http://www.builtenvironment.blogs.com/. posted this observation and granted me permission to reproduce it here:
I have a pretty good website and I maintain a blog about marketing for the A/E/C/Planning/Environmental industry. After making initial mailings of brochures via the US Postal Service, I've sent out hundreds of emails regarding services, helpful information that I find in my Internet research, links to interesting websites, and other things that I hope will bring value to a prospective client.
What I'm finding is that 95 per cent or more of these emails don't even get opened.
They either wind up being filtered out as spam if my email address isn't already in someone's address book, or just ignored/deleted by someone doesn't already know my name. And we're getting so inundated with spam today, that we seem to be OK with missing the occasional piece with value as long as the rest is screened out. So, ultimately, every contact process has to start with a personal touch -- a meeting or a phone call -- or with a recommendation from a colleague or friend who will call someone else, recommend me, and tell them to expect my call.
I think that e-marketing can be very successful when you are marketing to folks already on your list, where your name is already in their electronic address books. Self-produced webinars are great if you have already established your credibility among the folks on your mailing list. If not, getting folks like ZweigWhite to produce/present your webinar is great because THEIR credibility gives credibility to YOU!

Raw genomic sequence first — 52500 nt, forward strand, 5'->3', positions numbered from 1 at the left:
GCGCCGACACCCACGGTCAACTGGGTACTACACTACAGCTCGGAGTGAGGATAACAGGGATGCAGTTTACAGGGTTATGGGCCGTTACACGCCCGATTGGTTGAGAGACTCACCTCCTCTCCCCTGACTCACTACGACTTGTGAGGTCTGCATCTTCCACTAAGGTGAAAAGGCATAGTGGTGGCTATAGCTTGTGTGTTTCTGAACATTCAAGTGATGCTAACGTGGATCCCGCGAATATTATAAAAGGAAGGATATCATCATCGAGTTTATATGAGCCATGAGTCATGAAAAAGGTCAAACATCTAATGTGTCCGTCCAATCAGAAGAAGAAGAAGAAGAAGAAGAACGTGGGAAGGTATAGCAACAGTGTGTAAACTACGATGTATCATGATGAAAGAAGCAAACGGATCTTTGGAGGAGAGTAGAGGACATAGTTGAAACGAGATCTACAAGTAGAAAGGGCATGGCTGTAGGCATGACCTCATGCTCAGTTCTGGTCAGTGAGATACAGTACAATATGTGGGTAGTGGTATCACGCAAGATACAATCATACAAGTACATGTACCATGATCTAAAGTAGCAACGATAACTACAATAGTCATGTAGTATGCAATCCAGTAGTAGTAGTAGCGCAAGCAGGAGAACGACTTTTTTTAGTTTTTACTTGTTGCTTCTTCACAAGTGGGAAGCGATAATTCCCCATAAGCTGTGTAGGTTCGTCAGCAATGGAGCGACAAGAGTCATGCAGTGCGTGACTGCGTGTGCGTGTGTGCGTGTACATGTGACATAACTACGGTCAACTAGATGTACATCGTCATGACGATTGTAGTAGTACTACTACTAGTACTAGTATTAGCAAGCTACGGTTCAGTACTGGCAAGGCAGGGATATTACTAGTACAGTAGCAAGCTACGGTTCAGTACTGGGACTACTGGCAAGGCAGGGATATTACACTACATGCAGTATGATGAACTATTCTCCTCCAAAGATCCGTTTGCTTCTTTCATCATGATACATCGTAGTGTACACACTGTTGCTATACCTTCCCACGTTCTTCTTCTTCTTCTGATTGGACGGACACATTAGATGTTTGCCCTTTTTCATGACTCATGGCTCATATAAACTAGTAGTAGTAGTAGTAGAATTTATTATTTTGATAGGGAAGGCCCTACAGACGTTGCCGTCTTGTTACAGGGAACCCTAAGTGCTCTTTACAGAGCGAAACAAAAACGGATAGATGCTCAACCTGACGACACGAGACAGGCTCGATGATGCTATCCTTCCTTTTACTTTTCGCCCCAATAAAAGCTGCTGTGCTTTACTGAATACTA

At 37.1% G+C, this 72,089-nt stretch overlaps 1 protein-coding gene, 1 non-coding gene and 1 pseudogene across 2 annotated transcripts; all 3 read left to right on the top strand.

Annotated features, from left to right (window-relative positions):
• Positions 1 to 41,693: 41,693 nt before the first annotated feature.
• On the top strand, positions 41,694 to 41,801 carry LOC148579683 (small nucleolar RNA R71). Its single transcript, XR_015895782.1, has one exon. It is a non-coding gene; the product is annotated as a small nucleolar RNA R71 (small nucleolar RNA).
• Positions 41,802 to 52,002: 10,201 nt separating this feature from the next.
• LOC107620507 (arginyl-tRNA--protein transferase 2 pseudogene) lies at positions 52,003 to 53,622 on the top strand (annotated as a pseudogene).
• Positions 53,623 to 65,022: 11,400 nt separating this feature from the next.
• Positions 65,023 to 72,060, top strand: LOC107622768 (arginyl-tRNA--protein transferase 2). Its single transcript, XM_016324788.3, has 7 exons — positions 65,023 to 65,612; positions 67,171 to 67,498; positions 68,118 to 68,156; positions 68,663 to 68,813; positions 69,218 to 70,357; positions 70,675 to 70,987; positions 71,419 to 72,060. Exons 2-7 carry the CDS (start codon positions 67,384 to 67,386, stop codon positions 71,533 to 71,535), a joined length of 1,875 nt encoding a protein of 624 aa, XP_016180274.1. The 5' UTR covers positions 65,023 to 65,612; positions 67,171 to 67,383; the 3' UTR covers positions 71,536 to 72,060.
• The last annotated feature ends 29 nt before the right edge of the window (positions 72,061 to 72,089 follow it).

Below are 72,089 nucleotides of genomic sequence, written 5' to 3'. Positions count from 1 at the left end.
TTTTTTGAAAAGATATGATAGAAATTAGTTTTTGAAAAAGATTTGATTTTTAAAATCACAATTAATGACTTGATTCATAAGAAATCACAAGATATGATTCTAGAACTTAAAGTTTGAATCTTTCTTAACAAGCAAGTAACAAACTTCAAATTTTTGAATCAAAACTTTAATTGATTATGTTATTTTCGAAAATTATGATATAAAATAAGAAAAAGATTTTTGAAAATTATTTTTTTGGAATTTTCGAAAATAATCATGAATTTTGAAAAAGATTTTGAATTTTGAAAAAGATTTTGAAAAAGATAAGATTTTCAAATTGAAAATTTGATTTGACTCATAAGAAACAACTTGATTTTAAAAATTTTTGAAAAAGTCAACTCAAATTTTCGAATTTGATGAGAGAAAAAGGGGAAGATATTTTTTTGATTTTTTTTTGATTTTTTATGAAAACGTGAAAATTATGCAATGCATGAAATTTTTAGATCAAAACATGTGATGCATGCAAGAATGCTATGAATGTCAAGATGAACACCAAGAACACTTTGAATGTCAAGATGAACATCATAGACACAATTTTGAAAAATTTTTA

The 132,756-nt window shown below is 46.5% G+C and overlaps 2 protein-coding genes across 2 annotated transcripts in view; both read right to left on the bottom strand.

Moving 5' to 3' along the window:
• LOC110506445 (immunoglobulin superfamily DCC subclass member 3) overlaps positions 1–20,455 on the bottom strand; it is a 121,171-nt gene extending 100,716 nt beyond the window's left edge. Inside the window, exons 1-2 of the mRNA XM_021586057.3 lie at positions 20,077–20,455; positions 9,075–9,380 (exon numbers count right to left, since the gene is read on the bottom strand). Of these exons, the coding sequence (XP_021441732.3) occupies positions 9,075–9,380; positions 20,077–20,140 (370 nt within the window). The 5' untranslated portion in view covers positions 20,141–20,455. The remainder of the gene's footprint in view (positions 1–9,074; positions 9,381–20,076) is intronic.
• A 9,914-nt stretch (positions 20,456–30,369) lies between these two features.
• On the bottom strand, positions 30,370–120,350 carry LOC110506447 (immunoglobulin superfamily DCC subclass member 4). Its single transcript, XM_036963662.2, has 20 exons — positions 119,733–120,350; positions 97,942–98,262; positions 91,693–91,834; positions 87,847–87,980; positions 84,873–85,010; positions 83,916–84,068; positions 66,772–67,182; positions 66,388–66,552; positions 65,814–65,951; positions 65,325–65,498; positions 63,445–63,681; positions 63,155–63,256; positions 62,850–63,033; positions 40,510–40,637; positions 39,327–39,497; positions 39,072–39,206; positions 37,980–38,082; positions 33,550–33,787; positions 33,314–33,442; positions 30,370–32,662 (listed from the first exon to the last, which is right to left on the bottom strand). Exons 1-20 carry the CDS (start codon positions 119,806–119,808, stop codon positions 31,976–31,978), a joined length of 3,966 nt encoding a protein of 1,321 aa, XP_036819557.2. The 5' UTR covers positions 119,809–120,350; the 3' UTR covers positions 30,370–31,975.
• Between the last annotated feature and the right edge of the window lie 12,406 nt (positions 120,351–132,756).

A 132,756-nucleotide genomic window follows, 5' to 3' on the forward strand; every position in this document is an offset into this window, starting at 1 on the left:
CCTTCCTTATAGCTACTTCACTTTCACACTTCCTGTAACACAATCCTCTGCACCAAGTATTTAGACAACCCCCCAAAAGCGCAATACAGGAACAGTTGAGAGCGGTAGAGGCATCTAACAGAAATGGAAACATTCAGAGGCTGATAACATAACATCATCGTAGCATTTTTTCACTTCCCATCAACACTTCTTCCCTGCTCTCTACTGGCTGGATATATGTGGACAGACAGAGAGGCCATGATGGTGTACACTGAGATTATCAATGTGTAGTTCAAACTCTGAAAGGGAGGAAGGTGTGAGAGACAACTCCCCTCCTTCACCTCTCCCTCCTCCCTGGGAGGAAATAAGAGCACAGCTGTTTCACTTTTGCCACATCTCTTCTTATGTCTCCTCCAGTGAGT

But for initial contacts with prospective new clients, we have to find a more personal and interactive way, or we risk getting thrown out with the electronic "trash" just because there's so much of it.
Seiben is absolutely right, as is Tom Merker, Director of Business Development,The Clark Enersen Partners in Kansas City, MO, who observed:
But we have to realize that e-marketing is nothing more than regular direct marketing. It just has a different format. A good response rate for direct marketing is 3-5 percent (unless you're giving away free stuff, then you can count on about 10-15 percent). It is what it is. Nothing will ever replace personal contact as the #1 way of marketing in our industry.